go here A shorter video for a very quick and simple dish. Crayfish tails are a cheap and tasty way of serving shellfish. 250g only cost me £2 at my fishmonger and would not cost more than £2.50 at a supermarket. The dill gives the sauce a fragrant sweetness, making this dish a long-standing favourite in our house. When Archie was still dairy allergic, we used to make it with Alpro Soya cream which was an excellent substitute. That said, nothing quite beats the bitter tangyness of the crème fraiche…
http://theiu.org/?alisa=60-%D8%B3%D8%A7%D8%B9%D8%A9-%D8%AA%D8%AF%D8%A7%D9%88%D9%84-%D8%A7%D9%84%D8%AE%D9%8A%D8%A7%D8%B1%D8%A7%D8%AA-%D8%A7%D9%84%D8%AB%D9%86%D8%A7%D8%A6%D9%8A%D8%A9-%D8%A7%D9%84%D8%AB%D8%A7%D9%86%D9%8A%D8%A9&56f=73 There is some debate as to when to give shellfish to babies and children. I believe we started when Archie was around nine months old and this felt a good time to start (although admittedly some people do prefer to wait until 12 months old). If my memory serves me right, we were in our local Chinese restaurant and he was just too curious about the little baby shrimps in the special fried rice. The restaurant kindly brought him a plate of them and he literally hoovered them up, instantly turning shellfish into a regular part of our eating habits.
http://1conn.com/?binarforexar=Ш§ЩЃШ¶Щ„-ШґШ±Ш§ШЎ-Ш§ШіЩ‡Щ… I would imagine that most shellfish could substitute the crayfish here and, if you are concerned about giving shellfish, I am sure this recipe would work well with some cubed fresh salmon.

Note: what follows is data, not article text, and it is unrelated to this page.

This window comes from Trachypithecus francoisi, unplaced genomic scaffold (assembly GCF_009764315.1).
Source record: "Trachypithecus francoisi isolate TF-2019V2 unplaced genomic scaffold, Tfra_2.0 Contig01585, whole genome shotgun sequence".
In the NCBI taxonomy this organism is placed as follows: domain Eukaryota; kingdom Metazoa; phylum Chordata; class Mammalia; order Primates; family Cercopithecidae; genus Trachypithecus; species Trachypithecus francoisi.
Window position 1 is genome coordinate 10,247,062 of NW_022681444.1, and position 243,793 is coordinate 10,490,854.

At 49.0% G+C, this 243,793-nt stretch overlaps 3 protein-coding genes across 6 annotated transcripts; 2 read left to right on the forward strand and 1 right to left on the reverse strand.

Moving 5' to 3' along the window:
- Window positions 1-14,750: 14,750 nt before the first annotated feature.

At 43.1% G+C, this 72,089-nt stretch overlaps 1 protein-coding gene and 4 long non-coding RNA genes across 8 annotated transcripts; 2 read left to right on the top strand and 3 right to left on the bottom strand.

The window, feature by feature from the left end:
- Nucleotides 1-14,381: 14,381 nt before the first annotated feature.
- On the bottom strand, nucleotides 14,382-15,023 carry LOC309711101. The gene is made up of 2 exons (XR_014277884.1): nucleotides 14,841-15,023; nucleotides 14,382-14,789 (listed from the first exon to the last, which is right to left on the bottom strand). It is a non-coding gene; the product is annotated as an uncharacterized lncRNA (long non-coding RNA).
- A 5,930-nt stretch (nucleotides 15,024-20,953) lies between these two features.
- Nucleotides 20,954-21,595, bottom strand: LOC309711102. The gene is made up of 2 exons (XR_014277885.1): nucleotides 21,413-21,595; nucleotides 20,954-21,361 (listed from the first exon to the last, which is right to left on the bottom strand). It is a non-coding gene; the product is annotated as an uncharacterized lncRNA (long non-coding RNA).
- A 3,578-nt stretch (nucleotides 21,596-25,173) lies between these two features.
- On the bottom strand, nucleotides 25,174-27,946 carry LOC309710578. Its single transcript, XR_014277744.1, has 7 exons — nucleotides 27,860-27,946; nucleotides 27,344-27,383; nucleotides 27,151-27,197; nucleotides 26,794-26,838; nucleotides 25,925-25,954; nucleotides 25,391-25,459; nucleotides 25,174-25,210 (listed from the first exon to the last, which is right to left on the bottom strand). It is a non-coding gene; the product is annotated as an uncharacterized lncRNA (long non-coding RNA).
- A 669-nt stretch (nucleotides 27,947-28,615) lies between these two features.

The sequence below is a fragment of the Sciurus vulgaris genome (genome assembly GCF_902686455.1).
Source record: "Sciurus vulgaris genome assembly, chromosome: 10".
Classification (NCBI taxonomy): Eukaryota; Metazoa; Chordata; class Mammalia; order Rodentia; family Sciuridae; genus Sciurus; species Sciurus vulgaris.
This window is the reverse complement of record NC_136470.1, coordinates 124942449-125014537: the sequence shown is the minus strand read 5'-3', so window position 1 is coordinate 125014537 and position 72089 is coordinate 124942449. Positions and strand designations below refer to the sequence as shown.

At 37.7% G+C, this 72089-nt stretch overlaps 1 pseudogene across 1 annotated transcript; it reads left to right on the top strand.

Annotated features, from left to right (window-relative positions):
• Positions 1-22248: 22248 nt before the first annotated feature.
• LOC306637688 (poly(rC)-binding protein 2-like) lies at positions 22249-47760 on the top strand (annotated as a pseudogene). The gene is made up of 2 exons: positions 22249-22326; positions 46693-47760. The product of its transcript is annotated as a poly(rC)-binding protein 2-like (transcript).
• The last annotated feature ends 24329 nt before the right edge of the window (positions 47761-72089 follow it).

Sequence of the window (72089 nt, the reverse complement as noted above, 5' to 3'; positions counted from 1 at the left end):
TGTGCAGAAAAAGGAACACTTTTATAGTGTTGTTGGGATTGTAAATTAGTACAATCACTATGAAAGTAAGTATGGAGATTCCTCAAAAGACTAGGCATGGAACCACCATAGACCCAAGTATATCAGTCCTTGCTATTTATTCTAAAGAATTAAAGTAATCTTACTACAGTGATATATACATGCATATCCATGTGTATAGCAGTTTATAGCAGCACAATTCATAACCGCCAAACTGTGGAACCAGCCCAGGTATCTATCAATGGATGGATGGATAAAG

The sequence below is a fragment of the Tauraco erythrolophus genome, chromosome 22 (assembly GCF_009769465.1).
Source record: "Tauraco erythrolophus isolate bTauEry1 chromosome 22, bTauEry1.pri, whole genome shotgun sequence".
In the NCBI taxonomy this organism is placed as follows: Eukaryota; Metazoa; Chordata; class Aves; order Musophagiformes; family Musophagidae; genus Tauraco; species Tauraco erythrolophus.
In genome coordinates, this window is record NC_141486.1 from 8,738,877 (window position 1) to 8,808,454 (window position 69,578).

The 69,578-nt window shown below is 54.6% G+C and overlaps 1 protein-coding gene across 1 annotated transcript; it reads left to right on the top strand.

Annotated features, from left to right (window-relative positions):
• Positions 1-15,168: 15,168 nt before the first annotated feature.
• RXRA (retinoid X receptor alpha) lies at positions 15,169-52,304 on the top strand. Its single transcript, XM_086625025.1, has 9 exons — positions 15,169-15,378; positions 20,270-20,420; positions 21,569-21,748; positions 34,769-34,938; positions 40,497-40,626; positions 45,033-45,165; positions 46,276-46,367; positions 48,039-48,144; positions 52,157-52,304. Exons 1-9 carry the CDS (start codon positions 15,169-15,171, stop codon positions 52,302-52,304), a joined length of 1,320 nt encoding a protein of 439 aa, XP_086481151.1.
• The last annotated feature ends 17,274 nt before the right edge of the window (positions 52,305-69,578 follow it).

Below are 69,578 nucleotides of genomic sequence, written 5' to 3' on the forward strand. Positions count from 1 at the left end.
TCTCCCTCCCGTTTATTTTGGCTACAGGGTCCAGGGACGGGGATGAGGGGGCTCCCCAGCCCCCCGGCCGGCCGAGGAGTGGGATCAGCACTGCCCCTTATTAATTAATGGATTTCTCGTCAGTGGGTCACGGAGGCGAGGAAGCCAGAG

Linguine with a crayfish, dill, cream and tomato sauce
الخيارات الثنائية الحيل التداول Preparation time 5 minutes, cooking time 15 minutes
This served three of us, with second helpings for the adults
go to site 350g linguine
250g fresh crayfish tails
1 onion, chopped
2 cloves of garlic, crushed
300ml of crème fraiche (I used the half-fat version here). For dairy allergies, the Alpro Soya cream is a good substitute.
150ml of passata (or tinned tomatoes, as long as they are smooth)
A 25g bunch of fresh dill, chopped. You can use the stalks too, except for maybe the tips of the root ends.
Butter to cook with.
Freshly grated parmesan to serve.
- Bring a large saucepan of water to the boil, add some salt and add the pasta. Cook according to your personal preferences and the instructions on the packet.
- With about 7 minutes left for the pasta to cook, melt the butter in a medium hot pan and fry the onions and garlic together until soft and golden. Add some more butter (or some vegetable oil) if the pan is becoming dry.
- Once the onions are very soft, pour in the passata. It will immediately start to bubble so lower the heat.
- Add in the crème fraiche. Don’t allow the sauce to boil, just let it simmer gently.
- Just when the pasta is ready, add in the dill to the sauce and add a small ladel of the pasta cooking water, just to loosen the sauce.
- Drain the pasta and run a little bit of cold water through it so it doesn’t go sticky.
- Add the crayfish to the sauce. It is very easy to overcook crayfish and it can become hard and chewy. My crayfish tails were relatively small so they only took about 45 seconds to heat through. It is a balancing act to not overcook the crayfish but, at the same time, http://asect.org.uk/?ilyminaciya=%D8%A7%D8%B3%D9%87%D9%85-%D8%A7%D9%84%D8%B3%D9%88%D9%82-%D8%A7%D9%84%D8%B3%D8%B9%D9%88%D8%AF%D9%8A-%D8%A7%D9%84%D9%8A%D9%88%D9%85&1ad=94 ensure that they are piping hot.
- Season the sauce if you wish to.
- Stir the pasta into the sauce. The pasta itself will naturally heat up again. Leave it to sit in the pan for a minute so that the sauce naps the pasta and then serve immediately with loads of freshly grated parmesan.